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Filing A Tax Amendment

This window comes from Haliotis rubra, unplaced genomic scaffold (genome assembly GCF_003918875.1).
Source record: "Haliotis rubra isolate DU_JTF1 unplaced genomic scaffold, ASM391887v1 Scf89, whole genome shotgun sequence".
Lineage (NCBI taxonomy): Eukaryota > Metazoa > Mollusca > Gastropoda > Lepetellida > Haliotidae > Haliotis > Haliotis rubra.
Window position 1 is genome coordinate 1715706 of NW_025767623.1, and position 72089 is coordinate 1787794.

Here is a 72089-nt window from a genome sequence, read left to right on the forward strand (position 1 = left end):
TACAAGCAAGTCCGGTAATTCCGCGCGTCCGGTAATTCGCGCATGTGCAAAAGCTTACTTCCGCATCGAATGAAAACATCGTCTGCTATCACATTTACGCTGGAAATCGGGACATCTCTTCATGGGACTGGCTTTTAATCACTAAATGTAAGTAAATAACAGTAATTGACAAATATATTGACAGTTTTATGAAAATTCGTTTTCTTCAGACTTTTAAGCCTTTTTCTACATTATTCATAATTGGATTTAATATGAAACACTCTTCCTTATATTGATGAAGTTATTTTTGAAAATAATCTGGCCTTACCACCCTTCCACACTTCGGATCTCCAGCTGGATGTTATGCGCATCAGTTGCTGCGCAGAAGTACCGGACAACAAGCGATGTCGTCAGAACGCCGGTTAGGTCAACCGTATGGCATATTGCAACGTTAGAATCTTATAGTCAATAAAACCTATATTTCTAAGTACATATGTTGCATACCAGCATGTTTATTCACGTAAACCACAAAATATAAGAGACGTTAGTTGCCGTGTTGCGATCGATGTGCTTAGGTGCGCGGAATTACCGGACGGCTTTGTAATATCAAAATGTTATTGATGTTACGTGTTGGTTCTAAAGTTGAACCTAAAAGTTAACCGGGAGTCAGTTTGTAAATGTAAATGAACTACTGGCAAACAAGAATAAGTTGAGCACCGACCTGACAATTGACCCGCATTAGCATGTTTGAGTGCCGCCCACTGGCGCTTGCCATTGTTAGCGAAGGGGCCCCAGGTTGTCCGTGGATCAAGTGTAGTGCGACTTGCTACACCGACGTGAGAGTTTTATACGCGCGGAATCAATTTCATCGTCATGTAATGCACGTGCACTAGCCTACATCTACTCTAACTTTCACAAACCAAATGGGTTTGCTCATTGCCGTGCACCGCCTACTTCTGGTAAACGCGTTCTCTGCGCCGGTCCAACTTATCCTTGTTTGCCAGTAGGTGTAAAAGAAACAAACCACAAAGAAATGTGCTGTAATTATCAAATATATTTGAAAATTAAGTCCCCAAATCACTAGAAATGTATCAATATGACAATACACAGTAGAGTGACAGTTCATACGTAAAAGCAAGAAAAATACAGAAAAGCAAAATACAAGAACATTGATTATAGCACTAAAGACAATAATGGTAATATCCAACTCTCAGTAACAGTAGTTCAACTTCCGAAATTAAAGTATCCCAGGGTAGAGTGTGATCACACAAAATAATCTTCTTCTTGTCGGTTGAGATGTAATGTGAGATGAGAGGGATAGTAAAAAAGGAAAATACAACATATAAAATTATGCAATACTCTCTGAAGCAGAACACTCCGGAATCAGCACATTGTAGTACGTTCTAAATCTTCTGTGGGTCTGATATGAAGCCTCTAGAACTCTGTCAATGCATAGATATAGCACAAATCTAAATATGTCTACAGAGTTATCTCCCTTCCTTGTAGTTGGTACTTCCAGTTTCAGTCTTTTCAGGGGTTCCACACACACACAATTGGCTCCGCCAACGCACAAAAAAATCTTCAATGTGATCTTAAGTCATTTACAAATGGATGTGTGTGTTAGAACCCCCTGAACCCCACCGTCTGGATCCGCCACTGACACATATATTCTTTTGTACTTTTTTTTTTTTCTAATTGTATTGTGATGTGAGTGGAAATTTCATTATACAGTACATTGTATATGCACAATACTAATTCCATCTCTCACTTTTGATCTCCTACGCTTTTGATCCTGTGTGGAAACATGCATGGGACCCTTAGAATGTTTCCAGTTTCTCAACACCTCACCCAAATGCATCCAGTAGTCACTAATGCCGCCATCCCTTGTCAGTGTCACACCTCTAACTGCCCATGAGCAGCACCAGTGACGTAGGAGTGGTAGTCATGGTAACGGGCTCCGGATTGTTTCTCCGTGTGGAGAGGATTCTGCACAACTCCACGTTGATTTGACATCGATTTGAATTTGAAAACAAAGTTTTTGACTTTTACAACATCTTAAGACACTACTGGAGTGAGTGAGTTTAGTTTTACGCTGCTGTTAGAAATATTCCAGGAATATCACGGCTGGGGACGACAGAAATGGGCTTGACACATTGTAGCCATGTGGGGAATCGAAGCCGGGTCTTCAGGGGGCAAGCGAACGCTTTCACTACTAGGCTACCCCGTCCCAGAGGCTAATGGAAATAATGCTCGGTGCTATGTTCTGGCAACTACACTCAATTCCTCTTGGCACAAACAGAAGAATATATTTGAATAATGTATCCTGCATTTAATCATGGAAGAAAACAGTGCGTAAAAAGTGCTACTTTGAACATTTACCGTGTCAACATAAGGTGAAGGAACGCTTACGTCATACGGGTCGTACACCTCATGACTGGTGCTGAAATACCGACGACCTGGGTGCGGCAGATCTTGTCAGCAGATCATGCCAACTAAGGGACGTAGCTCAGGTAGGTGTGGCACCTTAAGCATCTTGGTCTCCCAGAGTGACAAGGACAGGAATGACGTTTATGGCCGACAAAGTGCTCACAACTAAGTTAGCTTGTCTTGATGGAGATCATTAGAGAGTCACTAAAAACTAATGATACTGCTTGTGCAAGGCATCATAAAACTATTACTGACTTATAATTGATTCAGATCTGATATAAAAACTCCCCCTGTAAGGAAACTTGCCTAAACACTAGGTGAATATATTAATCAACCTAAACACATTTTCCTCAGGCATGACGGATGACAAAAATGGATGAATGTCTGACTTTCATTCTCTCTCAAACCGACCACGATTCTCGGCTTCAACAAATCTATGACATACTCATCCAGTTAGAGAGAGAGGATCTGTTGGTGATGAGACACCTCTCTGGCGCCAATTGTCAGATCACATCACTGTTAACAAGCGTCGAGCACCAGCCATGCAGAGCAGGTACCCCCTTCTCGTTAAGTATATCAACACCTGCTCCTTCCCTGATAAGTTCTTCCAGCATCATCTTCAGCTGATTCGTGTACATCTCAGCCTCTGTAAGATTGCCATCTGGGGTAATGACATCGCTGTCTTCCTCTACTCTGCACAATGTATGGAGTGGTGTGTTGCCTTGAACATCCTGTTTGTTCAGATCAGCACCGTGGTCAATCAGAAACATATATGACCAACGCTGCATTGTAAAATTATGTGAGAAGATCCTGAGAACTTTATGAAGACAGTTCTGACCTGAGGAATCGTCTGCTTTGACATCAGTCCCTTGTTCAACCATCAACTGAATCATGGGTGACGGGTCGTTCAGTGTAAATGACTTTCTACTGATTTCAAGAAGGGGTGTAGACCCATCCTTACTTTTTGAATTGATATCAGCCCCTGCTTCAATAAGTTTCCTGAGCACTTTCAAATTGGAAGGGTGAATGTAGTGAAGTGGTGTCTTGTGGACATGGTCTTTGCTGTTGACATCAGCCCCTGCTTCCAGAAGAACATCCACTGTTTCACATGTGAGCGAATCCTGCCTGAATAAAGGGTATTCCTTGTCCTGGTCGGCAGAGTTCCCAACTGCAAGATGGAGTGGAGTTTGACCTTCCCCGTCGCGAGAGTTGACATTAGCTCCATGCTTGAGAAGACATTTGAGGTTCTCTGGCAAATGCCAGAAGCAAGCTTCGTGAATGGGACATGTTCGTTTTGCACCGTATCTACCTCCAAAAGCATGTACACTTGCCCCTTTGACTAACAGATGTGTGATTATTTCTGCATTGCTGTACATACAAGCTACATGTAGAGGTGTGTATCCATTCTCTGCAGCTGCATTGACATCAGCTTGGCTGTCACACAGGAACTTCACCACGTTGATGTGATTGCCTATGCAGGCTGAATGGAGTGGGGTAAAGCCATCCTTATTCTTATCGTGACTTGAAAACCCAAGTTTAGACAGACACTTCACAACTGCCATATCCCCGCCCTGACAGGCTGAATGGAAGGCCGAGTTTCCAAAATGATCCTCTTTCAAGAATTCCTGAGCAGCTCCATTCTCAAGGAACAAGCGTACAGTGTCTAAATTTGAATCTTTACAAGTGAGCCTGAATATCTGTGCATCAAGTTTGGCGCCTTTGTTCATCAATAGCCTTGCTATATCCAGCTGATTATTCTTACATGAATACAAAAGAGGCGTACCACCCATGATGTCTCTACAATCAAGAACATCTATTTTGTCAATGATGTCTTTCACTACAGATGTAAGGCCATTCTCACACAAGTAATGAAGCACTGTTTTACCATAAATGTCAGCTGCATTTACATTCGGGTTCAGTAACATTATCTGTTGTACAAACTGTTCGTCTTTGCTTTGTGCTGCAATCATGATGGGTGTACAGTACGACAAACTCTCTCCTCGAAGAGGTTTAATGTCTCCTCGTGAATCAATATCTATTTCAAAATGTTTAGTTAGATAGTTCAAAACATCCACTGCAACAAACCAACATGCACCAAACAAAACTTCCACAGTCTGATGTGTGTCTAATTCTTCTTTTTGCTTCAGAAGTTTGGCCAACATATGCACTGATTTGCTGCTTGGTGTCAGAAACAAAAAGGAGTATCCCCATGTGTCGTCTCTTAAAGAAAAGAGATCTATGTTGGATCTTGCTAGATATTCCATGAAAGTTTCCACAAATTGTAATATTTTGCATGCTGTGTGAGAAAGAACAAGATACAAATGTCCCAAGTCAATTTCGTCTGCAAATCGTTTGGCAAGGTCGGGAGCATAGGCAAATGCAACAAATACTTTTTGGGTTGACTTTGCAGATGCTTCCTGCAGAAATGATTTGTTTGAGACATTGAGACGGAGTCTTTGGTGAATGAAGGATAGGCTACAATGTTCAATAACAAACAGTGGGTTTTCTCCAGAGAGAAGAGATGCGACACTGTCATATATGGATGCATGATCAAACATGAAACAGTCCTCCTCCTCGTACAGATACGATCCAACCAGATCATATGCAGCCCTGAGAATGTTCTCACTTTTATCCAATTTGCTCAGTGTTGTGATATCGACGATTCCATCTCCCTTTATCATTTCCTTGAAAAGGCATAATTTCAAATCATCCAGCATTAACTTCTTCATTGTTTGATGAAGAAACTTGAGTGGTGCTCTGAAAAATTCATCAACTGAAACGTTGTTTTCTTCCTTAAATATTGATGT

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Filing A Tax Amendment